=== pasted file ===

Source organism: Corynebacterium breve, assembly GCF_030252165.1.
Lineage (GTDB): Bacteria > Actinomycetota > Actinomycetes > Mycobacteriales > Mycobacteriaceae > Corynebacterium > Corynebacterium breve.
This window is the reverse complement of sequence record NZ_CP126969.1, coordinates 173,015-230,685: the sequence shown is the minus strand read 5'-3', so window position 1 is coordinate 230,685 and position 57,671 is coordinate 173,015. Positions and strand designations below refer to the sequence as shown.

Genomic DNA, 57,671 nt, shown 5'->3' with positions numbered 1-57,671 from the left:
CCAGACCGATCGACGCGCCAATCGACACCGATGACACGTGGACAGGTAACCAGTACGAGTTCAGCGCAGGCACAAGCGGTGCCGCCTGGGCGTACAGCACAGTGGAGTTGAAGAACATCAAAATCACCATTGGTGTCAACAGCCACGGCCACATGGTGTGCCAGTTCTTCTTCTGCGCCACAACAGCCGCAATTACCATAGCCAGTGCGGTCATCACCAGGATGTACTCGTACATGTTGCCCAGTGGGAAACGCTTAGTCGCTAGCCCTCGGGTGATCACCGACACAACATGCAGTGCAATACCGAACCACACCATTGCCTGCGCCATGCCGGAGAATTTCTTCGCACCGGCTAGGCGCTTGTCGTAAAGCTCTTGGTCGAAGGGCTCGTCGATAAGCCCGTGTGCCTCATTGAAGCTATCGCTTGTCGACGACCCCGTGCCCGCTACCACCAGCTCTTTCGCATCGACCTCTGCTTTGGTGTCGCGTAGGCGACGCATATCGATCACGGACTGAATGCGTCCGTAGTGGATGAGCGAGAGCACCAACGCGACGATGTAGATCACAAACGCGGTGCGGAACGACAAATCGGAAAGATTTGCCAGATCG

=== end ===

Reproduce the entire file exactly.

Source organism: Corynebacterium breve, assembly GCF_030252165.1.
Lineage (GTDB): Bacteria > Actinomycetota > Actinomycetes > Mycobacteriales > Mycobacteriaceae > Corynebacterium > Corynebacterium breve.
This window is the reverse complement of sequence record NZ_CP126969.1, coordinates 173,015-230,685: the sequence shown is the minus strand read 5'-3', so window position 1 is coordinate 230,685 and position 57,671 is coordinate 173,015. Positions and strand designations below refer to the sequence as shown.

Genomic DNA, 57,671 nt, shown 5'->3' with positions numbered 1-57,671 from the left:
CCAGACCGATCGACGCGCCAATCGACACCGATGACACGTGGACAGGTAACCAGTACGAGTTCAGCGCAGGCACAAGCGGTGCCGCCTGGGCGTACAGCACAGTGGAGTTGAAGAACATCAAAATCACCATTGGTGTCAACAGCCACGGCCACATGGTGTGCCAGTTCTTCTTCTGCGCCACAACAGCCGCAATTACCATAGCCAGTGCGGTCATCACCAGGATGTACTCGTACATGTTGCCCAGTGGGAAACGCTTAGTCGCTAGCCCTCGGGTGATCACCGACACAACATGCAGTGCAATACCGAACCACACCATTGCCTGCGCCATGCCGGAGAATTTCTTCGCACCGGCTAGGCGCTTGTCGTAAAGCTCTTGGTCGAAGGGCTCGTCGATAAGCCCGTGTGCCTCATTGAAGCTATCGCTTGTCGACGACCCCGTGCCCGCTACCACCAGCTCTTTCGCATCGACCTCTGCTTTGGTGTCGCGTAGGCGACGCATATCGATCACGGACTGAATGCGTCCGTAGTGGATGAGCGAGAGCACCAACGCGACGATGTAGATCACAAACGCGGTGCGGAACGACAAATCGGAAAGATTTGCCAGATCG